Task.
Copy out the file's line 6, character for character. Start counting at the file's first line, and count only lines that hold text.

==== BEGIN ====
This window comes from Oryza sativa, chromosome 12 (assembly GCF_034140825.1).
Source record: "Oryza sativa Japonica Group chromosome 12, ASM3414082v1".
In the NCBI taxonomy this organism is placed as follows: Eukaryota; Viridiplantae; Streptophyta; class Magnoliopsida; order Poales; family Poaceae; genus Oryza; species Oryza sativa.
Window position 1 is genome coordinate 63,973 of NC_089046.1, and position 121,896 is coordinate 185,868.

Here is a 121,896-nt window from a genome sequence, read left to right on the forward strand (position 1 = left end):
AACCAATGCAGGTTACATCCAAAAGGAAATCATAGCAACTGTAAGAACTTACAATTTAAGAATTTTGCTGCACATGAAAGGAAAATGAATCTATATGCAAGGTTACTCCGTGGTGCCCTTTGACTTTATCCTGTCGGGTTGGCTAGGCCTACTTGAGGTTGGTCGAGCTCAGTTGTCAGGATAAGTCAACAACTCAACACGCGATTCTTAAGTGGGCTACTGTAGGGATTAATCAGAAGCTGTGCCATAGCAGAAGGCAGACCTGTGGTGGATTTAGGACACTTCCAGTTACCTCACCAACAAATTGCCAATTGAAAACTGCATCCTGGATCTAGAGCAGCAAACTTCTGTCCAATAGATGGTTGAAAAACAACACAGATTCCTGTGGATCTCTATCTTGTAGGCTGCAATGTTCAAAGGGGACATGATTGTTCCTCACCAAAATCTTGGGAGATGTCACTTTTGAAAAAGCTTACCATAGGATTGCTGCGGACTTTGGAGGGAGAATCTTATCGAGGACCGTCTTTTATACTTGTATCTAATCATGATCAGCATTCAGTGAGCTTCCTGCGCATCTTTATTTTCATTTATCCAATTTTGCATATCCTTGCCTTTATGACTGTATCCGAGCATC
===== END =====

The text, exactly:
AACCAATGCAGGTTACATCCAAAAGGAAATCATAGCAACTGTAAGAACTTACAATTTAAGAATTTTGCTGCACATGAAAGGAAAATGAATCTATATGCAAGGTTACTCCGTGGTGCCCTTTGACTTTATCCTGTCGGGTTGGCTAGGCCTACTTGAGGTTGGTCGAGCTCAGTTGTCAGGATAAGTCAACAACTCAACACGCGATTCTTAAGTGGGCTACTGTAGGGATTAATCAGAAGCTGTGCCATAGCAGAAGGCAGACCTGTGGTGGATTTAGGACACTTCCAGTTACCTCACCAACAAATTGCCAATTGAAAACTGCATCCTGGATCTAGAGCAGCAAACTTCTGTCCAATAGATGGTTGAAAAACAACACAGATTCCTGTGGATCTCTATCTTGTAGGCTGCAATGTTCAAAGGGGACATGATTGTTCCTCACCAAAATCTTGGGAGATGTCACTTTTGAAAAAGCTTACCATAGGATTGCTGCGGACTTTGGAGGGAGAATCTTATCGAGGACCGTCTTTTATACTTGTATCTAATCATGATCAGCATTCAGTGAGCTTCCTGCGCATCTTTATTTTCATTTATCCAATTTTGCATATCCTTGCCTTTATGACTGTATCCGAGCATC